Southern Division court cases reduction backlog impresses judge

High Court judge Justice Elizabeth Gwaunza has applauded the Southern Division for reducing the court cases backlog and described this as a step towards timely and efficient justice delivery.

BY SILAS NKALA

Speaking during the official opening of the year 2018 judicial and legal year at the Bulawayo High Court yesterday, Justice Gwaunza said the late Chief Justice Godfrey Chidyausiku in January last year bemoaned the backlog in the disposal of cases by judicial officers across the plane.

She said even the new Chief Justice Luke Malaba has continued to implore all judicial officers, namely judges and magistrates, to effectively and efficiently perform their duties, so as to reduce the backlog in the judicial system.
“I am happy to observe that sterling efforts have been made by judges of the High Court to reduce the heavy backlog of cases that had accumulated in the court. The year 2017 saw an impressive reduction of the backlog in the High Court at Bulawayo,” Justice Gwaunza said.

“Bulawayo High Court received a total of 3 157 criminal cases and 3 164 civil cases, including both applications and appeals. The judges managed to complete a total of 2 543 and 29 925 criminal and civil cases respectively. Compared to 1 160 criminal cases that remained pending as at December 31, 2016, the Bulawayo High Court closed 2017 with 621 pending criminal cases. In the civil division, the High Court closed 2017 with 232 pending cases, as opposed to the 1 295 cases that remained incomplete as at December 31, 2016.”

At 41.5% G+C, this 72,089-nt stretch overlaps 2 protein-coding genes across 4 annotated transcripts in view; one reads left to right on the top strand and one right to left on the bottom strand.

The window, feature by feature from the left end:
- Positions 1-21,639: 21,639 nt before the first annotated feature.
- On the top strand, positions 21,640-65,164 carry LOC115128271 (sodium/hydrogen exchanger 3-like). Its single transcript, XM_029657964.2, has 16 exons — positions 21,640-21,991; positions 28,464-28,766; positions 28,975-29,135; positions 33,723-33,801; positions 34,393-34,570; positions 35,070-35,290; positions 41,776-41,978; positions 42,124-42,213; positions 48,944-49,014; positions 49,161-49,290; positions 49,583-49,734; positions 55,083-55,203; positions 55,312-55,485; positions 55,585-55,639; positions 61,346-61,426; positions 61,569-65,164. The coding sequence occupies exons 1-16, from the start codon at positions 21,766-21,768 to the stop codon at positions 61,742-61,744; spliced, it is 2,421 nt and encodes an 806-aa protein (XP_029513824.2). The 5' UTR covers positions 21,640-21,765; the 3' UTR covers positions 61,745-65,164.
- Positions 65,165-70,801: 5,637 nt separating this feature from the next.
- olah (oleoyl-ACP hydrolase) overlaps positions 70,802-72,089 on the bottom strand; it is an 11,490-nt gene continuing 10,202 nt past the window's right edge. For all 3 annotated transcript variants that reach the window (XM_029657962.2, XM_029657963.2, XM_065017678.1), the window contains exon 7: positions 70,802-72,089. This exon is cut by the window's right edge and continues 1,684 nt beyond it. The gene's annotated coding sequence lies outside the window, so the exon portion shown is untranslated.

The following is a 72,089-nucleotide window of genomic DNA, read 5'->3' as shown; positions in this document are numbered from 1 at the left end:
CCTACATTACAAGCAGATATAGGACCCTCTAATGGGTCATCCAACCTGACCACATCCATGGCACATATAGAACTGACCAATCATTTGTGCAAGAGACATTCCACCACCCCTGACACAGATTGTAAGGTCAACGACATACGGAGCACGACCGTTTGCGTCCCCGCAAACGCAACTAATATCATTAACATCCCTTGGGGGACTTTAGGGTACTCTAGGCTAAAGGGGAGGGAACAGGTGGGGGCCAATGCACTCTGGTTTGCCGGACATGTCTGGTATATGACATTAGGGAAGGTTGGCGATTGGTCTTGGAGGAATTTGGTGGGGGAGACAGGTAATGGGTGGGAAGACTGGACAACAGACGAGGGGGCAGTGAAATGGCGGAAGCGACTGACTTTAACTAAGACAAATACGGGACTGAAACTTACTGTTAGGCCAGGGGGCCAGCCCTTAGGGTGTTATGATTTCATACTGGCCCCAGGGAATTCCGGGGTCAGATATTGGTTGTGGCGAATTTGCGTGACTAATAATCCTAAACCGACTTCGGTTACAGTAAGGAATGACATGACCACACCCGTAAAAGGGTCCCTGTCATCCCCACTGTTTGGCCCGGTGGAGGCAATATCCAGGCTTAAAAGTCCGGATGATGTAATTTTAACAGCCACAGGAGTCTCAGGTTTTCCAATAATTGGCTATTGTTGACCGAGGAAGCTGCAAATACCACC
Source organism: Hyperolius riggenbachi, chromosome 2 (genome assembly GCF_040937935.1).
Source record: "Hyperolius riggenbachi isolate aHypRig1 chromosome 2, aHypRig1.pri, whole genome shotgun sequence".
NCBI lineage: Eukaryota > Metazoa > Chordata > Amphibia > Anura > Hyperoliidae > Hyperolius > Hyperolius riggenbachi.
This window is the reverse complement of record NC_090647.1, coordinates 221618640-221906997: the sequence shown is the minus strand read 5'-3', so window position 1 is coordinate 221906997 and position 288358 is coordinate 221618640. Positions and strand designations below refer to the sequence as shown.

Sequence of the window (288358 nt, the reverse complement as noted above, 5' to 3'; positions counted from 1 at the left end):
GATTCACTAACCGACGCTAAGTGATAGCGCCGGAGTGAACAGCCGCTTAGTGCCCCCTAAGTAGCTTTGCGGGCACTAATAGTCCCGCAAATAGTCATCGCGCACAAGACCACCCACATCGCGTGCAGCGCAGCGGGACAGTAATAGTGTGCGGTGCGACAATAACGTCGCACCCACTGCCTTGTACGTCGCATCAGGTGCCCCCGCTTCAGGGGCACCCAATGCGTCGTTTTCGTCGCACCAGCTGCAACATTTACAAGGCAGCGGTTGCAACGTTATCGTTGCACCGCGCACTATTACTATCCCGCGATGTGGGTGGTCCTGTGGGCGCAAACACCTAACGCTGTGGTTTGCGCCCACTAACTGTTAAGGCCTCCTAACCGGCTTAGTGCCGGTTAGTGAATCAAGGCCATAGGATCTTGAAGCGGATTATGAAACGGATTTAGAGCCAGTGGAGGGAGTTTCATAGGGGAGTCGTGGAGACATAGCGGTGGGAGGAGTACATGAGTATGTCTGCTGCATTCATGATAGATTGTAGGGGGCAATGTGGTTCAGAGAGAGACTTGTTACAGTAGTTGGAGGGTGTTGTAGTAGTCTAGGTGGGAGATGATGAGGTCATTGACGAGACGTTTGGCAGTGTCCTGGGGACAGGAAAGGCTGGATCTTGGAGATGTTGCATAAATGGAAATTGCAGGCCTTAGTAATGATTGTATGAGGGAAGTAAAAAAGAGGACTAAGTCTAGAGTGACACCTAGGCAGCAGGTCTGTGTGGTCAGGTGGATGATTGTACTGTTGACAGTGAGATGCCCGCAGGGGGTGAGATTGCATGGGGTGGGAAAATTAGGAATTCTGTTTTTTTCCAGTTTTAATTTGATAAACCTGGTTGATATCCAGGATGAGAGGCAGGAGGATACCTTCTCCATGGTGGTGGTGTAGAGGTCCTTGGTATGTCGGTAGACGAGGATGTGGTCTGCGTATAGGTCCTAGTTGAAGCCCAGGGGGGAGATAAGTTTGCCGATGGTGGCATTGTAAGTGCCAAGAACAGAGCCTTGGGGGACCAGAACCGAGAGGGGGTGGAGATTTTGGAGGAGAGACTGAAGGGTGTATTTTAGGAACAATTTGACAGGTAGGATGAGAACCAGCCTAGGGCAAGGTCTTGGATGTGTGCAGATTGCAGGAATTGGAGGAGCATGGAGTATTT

Justice Gwaunza said during the periodic circuit court sittings, the High Court completed a total of 23 cases on its visit to Hwange, having received 32 cases in 2017.

During its visit to Gweru, the High Court disposed of 33 cases out of 36 cases.

“It is clear, therefore, that the judges of the High Court are seriously taking it upon themselves to improve and promote litigants’ access to justice by disposing disputes that they [preside over expeditiously,” Justice Gwaunza said.

“Statistics in Labour Court also attest to the joint effort being made by members of the judiciary to deliver justice. Between December 2016 and November 2017, the Bulawayo High Court received 1 019 cases and of these, the judges managed to complete 934. This is remarkable improvement, if we compare it with the 348 cases completed in 2016.”

Justice Gwaunza said Matabeleland North Province’s magistrates courts received 8 658 criminal cases and completed 8 331 cases.
Meanwhile, Justice Gwaunza said the Judiciary is establishing anti-corruption specialised courts, in line with President Emmerson Mnangagwa’s calls for zero tolerance on corruption.

“In the same spirit the JSC has since embarked on a journey to eliminate corruption by establishing specialised anti-corruption courts in each of the 10 provinces of Zimbabwe,” she said.

“The courts being specialised are meant to deal with corruption related cases and dispose of them efficiently and effectively. The project is being done in conjunction with the Zimbabwe Anti-Corruption Commission, the National Prosecuting Authority, the office of the Attorney-General, the Zimbabwe Republic Police and the Zimbabwe Prisons and Correctional Services. We expect at least two courts to be operational in Harare and Bulawayo during the first quarter of the year.”

The judge said in 2017, no magistrate or judge was charged with corruption-related crimes.

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